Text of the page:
What is the Earned Income Tax Credit?

Filing taxes can either be very simple or overly complex.

There are so many exclusions, credits, loopholes, and deductions to know about that it can be easy to miss out on credits that you qualify for simply because the tax system is so complex.  One of those tax credits worth knowing about, especially if you are in a low income bracket, is the EITC or Earned Income Tax Credit.

What is the Earned Income Tax Credit?

Tax credits are great because they are a direct reduction in the amount of tax that you owe.  Tax deductions are good, too, but they simply reduce your income that will then be taxed.

A tax credit like the EITC is much more valuable.  It’s important to find out if you qualify for the EITC, especially if you know that you don’t have significant investment returns or income for the tax year.

The Earned Income Tax Credit is meant for people who are working and have low to moderate income.  The credit is designed to provide incentive to keep working rather than relying on government subsidies.  Part of the goal of the EITC is to offset social security taxes that you pay as you earn an income.  As with many government tax credits and deductions there is some controversy around the support the Earned Income Tax Credit provides for individuals or couples with children.

Earned Income Tax Credit Qualifying Factors

Not everyone will qualify for the EITC even if you do have several dependents and don’t make a large income.  This is because in order to qualify for the EITC, you have to meet several qualifying factors.

2012 EITC Income Limits

Each year the government updates what the maximum income you can have to qualify for the EITC. That number is also influenced by the number of qualifying children living with you.

  • $45,060 ($50,270 married filing jointly) with three or more qualifying children
  • $41,952 ($47,162 married filing jointly) with two qualifying children
  • $36,920 ($42,130 married filing jointly) with one qualifying child
  • $13,980 ($19,190 married filing jointly) with no qualifying children

Obviously, the biggest qualifying factor is your income.

For example, if you do not have children, you have to make less than $13,980 annually or ($19,190 if you are married filing jointly) to earn the credit.  If you make above these limits the EITC will not apply to you.  However, there are some other factors to be aware of.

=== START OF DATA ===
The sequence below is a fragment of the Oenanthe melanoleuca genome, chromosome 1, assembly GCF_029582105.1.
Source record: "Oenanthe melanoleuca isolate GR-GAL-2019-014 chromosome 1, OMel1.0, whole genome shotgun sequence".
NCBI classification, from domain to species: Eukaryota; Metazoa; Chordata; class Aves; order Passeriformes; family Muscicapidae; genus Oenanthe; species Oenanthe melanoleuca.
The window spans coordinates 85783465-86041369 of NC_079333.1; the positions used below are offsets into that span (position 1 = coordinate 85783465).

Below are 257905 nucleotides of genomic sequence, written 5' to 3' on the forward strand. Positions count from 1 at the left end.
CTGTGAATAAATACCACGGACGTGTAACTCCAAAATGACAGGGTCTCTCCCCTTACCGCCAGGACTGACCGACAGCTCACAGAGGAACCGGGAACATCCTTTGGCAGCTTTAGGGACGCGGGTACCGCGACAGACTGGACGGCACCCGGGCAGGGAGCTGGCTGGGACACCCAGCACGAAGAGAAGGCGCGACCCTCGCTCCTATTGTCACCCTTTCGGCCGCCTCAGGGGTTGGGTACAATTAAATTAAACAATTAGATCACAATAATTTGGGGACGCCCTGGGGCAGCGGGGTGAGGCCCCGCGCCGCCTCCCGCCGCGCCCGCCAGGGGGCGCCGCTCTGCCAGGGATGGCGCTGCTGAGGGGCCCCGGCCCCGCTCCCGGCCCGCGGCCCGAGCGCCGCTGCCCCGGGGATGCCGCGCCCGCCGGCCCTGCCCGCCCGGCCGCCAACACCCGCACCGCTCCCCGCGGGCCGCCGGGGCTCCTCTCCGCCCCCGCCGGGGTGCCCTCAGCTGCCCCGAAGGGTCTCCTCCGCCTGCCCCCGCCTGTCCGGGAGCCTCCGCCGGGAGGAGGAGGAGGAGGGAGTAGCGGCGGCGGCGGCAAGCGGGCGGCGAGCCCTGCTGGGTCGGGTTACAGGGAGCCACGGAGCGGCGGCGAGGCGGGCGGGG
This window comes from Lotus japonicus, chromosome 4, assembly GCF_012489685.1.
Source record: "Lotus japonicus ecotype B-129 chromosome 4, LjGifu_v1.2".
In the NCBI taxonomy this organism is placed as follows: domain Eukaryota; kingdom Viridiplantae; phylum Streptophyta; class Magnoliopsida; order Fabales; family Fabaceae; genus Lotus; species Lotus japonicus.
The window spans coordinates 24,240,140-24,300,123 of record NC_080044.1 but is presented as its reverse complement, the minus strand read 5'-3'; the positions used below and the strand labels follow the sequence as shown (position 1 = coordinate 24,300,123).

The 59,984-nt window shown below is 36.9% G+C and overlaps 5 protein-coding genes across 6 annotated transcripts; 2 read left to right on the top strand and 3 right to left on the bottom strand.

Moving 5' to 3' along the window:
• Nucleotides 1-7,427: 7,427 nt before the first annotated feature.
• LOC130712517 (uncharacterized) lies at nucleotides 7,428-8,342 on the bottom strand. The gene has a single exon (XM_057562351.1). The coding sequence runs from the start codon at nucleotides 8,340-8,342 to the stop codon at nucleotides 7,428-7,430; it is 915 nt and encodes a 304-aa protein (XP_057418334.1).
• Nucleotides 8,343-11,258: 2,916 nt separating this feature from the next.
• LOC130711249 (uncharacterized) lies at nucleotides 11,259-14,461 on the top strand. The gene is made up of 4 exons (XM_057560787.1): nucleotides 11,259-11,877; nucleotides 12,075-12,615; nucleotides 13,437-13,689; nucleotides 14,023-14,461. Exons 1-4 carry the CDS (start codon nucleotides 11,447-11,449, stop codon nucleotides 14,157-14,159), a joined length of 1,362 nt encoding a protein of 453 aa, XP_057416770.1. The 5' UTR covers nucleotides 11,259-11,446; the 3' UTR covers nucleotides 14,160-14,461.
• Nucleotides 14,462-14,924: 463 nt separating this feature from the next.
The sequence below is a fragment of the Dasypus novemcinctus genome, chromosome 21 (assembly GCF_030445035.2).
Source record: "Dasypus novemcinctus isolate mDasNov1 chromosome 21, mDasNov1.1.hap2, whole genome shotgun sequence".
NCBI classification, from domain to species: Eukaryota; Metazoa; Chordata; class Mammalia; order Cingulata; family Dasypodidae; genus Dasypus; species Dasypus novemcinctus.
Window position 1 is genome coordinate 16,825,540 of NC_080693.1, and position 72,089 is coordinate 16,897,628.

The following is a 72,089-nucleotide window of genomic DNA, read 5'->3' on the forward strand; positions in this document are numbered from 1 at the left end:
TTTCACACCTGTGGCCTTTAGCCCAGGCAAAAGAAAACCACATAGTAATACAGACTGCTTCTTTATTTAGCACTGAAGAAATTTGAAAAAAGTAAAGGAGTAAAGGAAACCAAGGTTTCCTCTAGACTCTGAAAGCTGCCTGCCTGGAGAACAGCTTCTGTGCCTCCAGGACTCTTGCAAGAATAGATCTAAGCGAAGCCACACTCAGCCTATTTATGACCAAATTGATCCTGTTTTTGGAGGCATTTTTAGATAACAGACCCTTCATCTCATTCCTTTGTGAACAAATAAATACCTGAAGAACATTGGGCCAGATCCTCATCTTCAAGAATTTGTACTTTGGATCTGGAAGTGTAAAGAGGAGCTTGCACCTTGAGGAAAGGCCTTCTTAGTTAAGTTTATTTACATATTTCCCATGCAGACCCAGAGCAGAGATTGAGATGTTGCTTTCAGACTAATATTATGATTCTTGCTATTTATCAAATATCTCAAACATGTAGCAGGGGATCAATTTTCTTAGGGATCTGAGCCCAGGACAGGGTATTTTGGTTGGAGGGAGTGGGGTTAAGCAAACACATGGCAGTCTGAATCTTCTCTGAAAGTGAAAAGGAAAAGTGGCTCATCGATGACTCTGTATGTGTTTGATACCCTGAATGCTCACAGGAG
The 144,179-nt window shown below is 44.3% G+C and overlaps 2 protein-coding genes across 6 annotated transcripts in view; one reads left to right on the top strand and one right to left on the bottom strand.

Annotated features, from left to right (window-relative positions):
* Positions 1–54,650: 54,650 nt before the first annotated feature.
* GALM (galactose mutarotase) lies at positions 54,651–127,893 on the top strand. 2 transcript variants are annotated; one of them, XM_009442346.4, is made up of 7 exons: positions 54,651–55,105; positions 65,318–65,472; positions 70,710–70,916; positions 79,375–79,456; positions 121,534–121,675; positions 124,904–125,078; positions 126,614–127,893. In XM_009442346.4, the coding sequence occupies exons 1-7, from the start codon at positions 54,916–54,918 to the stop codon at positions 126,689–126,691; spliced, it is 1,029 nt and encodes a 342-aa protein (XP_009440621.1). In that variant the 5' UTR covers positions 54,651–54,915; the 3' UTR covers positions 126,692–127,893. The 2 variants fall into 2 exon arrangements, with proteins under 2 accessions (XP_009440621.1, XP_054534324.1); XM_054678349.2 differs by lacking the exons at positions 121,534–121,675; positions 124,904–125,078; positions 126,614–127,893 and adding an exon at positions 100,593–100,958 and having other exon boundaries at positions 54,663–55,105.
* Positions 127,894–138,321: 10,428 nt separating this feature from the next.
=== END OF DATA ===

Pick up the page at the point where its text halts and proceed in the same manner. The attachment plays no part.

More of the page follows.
Qualifying for EITC Without Children

CreditEven though EITC is often thought of as a tax credit for families with children, those without children can qualify as well as long as their income is below the no qualifying children limit.

Additionally, you must:

  • not use married filing separately tax filing status
  • your investment income must be below $3,200 for the tax year
  • live within the United States for more than half of the year
  • both you and your spouse must be over age 25 but under age 65
  • neither you or your spouse can be claimed as a dependent on another person’s taxes

Qualifying for EITC With Children

All of the above rules apply to families with children.  However, you must have qualifying children for the EITC to apply to you.

Here are the guidelines on qualifying children:

  • they must be your child (meaning by birth, through adoption, a stepchild through marriage, a foster child, or a descendant such as a grandchild) or directly related to you (such as a brother, sister, half-brother, half-sister, or any descendant of these such as a niece or nephew)
  • at the end of the year the child was younger than 19 (or, if a full-time student, 24) or fully disabled (at any age)
  • the child must live with you for more than half the year

Related: Start your tax Return Online with Turbo Tax- Review

Earned Income Tax Credit Maximum Credit

For the 2012 Tax Year the EITC maximum credit is:

  • $5,891 with three or more qualifying children
  • $5,236 with two qualifying children
  • $3,169 with one qualifying child
  • $475 with no qualifying children

Final Thoughts on the Earned Income Tax Credit

Ultimately, what’s important is that you educate yourself not only about the EITC but other credits as well to ensure that you are keeping as much of your income as possible.

Also, talk to a tax professional if you need help determining your eligibility for this credit.  It’s better to ask for help than to miss out on what is essentially free money.

If you are close to qualifying for the Earned Income Tax Credit, but earn a little bit too much income leading up to the end of the year, you might want to get creative with finding ways to get additional deductions (within legal limits of course).

Those deductions could get your income back into range to qualify for the EITC and end up saving you a ton of money with the tax credits.

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Published or updated March 3, 2015.


  1. Interesting article Kevin.

    I do think that the government makes these credit systems unduly complicated though. Sometimes it feels like they make them confusing precisely so that no-one can actually figure out how to claim them!

  2. The one thing that bothers me about these types of programs is that people will just continue to have kids to get them, or get more benefits. Maybe these programs would be more beneficial if we pay people with low incomes to only have 1-2 kids. Because even on their low income they should be able to support those kids. I know accidents/surprises happen but there are ways to reduce the odds of that and people are not willing to do it.

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